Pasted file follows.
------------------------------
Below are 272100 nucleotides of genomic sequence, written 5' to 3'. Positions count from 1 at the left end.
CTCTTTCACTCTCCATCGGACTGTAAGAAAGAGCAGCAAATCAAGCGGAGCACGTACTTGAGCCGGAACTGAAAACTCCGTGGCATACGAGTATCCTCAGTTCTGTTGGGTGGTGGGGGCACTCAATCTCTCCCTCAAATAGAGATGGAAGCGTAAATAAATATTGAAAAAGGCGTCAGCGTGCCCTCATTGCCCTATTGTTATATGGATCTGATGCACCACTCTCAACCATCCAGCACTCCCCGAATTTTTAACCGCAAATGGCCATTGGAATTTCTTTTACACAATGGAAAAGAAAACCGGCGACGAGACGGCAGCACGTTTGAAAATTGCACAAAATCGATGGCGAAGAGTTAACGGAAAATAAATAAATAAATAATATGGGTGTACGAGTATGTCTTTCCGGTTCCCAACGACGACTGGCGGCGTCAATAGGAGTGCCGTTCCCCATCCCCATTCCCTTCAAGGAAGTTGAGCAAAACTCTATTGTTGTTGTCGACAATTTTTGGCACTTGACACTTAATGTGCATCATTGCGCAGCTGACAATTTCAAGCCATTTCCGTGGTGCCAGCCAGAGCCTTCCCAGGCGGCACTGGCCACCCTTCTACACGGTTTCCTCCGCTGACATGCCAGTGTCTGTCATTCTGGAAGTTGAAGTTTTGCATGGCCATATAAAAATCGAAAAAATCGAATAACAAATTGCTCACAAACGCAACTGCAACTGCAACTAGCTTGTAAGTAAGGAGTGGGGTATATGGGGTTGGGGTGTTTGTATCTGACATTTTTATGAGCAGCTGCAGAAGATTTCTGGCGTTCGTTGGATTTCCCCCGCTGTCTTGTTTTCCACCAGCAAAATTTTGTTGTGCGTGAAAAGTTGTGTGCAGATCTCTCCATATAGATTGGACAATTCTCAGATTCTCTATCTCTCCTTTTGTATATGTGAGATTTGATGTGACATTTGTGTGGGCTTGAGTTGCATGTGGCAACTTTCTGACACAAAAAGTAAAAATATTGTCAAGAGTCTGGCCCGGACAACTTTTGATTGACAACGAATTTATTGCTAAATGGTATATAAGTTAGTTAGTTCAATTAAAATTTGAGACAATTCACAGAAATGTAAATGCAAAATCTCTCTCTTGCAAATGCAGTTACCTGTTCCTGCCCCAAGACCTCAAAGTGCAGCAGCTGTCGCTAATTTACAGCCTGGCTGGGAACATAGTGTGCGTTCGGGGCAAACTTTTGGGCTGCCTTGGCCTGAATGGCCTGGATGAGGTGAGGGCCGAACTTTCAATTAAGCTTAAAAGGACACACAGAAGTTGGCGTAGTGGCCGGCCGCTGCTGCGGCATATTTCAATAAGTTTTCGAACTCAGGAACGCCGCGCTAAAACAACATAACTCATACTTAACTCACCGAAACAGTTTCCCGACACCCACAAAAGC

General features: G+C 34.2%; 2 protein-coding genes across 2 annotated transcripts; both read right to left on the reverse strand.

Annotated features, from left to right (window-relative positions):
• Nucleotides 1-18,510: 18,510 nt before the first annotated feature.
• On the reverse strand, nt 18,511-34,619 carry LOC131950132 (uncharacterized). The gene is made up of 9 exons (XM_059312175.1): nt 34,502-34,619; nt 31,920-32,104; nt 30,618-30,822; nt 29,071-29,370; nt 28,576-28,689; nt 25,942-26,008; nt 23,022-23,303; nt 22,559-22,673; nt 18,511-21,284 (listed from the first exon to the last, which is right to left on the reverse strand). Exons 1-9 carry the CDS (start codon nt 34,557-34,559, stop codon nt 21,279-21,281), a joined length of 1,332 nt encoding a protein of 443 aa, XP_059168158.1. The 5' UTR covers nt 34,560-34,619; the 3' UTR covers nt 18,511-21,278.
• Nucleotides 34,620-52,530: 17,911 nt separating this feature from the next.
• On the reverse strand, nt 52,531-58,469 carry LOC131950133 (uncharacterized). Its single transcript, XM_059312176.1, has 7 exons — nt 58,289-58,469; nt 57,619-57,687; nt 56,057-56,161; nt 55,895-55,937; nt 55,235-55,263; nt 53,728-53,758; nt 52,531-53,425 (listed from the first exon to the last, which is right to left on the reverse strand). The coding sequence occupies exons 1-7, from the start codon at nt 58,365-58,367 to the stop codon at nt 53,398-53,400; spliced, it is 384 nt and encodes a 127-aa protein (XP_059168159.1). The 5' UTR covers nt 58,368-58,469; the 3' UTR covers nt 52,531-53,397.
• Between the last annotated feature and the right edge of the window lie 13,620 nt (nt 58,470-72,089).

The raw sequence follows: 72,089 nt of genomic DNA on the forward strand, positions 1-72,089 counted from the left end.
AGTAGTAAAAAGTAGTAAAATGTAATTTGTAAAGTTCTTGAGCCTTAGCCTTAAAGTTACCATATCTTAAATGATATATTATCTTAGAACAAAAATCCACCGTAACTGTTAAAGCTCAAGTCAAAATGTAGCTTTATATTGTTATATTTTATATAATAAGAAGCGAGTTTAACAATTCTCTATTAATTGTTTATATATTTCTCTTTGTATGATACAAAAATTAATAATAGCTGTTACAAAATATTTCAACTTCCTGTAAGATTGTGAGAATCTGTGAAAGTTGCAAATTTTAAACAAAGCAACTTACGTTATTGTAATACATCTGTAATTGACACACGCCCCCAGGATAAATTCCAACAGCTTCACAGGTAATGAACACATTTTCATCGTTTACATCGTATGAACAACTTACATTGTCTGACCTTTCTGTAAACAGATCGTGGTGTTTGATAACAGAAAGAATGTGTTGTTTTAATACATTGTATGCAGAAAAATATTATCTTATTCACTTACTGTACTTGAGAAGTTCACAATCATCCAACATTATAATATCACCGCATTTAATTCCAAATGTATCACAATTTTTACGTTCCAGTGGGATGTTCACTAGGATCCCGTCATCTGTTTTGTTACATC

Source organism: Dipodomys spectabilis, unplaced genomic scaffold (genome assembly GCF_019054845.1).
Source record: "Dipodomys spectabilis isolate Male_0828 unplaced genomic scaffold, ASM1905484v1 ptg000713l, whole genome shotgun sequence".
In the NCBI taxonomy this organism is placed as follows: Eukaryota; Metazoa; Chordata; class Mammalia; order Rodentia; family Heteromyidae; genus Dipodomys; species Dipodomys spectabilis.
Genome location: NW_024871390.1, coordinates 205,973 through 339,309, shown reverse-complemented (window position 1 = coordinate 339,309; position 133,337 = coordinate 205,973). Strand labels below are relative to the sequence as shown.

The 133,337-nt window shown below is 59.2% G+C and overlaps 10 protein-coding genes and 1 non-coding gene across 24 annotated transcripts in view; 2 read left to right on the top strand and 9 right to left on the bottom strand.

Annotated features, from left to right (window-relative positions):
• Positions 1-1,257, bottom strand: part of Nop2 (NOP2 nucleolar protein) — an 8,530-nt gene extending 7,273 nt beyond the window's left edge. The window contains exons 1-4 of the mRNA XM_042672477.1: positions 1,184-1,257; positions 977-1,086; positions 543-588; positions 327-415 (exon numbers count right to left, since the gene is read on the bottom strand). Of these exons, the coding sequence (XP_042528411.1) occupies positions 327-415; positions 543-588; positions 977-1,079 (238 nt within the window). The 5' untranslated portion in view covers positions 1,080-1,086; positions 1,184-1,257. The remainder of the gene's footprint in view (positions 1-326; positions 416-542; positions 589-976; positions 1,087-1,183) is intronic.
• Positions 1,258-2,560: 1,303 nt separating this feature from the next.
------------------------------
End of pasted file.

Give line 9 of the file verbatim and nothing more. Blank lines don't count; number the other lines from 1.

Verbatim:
• Between the last annotated feature and the right edge of the window lie 13,620 nt (nt 58,470-72,089).